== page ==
15. yes it does help ok, so the ebay beans are fine then. I'm trying to find out the differences between vanilla grown in tahiti and papua new guinea or elsewhere. luis
  16. thanks for the info. I had no idea hawaii grew vanilla.
  17. wow, 10 times more expensive. the vinalla on ebay is the tahitian variety from Papau New Ginea, I believe. Luis
  18. I've been using Tahitian Vanilla beans grown in Tahiti for chocolates, and the prices keep on going higher and higher, due to a bad crop last year. Anyway, I was wondering if anyone used Tahitian vanilla grown in other areas besides Tahiti. For example, I have no experience with Tahitian Vanilla grown in Papua New Guinea, which seems to be much cheaper. I wanted to get anyones feedback. Has anyone used both tahitian beans grown in tahiti and from elsewhere? Luis
  19. Savory can be tricky, because if it's done incorrectly, it will over power the chocolate. you need to make it strong enough to taste, but not overpower. I would tend to agree to go more on the subtle side using them. Try rosemary, basil etc Luis
  20. Luis, If you are going to make your pates de fruit layer with a lot less sugar, you had better do some shelf life experiments. The sugar is important for the antifungal and antibacterial effects. ← hi kerry, I never thought of that. I might have to rethink my stratagy. Luis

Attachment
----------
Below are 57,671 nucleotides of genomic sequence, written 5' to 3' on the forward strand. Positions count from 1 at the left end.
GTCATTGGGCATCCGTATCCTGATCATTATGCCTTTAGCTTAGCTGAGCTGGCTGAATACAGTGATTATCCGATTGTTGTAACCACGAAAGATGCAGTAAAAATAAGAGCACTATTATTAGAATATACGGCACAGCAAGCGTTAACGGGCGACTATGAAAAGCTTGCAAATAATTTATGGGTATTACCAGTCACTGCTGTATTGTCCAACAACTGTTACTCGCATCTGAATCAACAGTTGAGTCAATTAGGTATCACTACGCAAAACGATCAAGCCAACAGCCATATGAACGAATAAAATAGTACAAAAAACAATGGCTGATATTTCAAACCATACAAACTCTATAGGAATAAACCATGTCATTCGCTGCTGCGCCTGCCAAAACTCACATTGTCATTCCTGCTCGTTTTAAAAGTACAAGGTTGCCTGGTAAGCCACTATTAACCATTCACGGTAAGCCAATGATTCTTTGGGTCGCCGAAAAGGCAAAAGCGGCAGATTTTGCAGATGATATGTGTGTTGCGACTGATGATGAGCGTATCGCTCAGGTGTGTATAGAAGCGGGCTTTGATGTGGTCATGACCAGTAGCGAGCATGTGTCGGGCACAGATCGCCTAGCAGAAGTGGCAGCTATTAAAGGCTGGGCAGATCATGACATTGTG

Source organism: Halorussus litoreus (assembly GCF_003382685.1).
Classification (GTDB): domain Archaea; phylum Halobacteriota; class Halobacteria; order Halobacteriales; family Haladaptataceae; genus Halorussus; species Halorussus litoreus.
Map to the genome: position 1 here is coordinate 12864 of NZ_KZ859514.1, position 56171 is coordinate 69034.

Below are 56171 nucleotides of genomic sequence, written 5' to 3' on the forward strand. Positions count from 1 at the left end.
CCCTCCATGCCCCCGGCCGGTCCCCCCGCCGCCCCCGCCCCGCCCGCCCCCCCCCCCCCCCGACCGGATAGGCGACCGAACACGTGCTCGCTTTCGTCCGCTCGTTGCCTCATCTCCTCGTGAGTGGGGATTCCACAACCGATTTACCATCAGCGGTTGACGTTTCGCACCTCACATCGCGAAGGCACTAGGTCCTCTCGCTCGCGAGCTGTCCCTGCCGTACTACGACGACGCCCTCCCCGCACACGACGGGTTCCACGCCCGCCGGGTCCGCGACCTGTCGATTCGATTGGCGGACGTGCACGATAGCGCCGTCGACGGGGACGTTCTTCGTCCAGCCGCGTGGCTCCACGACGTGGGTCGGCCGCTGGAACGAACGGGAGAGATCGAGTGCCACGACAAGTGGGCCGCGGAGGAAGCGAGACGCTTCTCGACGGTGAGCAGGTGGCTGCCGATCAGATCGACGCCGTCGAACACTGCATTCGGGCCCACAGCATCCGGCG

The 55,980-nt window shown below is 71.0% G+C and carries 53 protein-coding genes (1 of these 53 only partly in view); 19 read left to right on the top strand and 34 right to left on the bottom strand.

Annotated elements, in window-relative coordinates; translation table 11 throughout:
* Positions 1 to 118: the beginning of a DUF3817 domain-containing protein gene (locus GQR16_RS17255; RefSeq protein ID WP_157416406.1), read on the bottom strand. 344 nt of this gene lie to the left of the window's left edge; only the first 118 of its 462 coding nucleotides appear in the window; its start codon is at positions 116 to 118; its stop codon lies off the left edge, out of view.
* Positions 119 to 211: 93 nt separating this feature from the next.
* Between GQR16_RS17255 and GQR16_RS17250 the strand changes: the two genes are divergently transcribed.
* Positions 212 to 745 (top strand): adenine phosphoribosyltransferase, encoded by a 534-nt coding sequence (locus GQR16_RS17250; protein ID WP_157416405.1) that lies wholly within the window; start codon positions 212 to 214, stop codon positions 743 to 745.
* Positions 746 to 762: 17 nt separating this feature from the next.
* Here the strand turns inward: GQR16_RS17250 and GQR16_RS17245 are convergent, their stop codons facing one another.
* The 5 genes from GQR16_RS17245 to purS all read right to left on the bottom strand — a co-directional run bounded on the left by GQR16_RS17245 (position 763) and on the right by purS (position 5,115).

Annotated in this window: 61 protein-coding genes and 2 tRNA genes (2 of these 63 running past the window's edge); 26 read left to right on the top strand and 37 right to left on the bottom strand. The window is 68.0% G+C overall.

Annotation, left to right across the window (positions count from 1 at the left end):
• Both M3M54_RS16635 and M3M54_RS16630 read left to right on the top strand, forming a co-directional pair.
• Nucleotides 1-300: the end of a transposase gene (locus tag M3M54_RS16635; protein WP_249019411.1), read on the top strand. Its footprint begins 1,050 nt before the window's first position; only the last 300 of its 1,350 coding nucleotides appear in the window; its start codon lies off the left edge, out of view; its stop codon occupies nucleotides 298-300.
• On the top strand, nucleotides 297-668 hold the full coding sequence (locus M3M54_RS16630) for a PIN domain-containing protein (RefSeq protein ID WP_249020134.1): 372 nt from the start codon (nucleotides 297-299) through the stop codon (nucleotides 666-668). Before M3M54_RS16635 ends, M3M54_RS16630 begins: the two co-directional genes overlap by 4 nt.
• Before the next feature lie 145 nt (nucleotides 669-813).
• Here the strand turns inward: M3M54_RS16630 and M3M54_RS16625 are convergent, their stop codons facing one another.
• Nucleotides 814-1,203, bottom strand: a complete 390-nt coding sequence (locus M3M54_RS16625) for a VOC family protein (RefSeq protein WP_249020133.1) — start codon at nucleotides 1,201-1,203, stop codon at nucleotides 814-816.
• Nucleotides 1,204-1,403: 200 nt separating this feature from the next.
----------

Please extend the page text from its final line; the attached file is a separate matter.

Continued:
21. John, I took a look at that thread. It did answer my question. I need to get pomona's universal pectin, which is designed to gel with low or no sugar in the recipe. It's exactly what I was looking for. thanks Luis
  22. I have not used those or heard of those. I'm not too familiar with pate de fruit. I am using g-pectin by the way. luis
  23. I don't have much experience in making them, and had a few questions. I made a pate de fruit to be the second level of a chocolate. The recipe called for alot of sugar. I was wondering is it possible to lower the sugar without effecting the quality of the pate de fruit? Is the sugar providing more than just sweetness? The pate de fruit came out fine, it's just way too sweet for my liking. Luis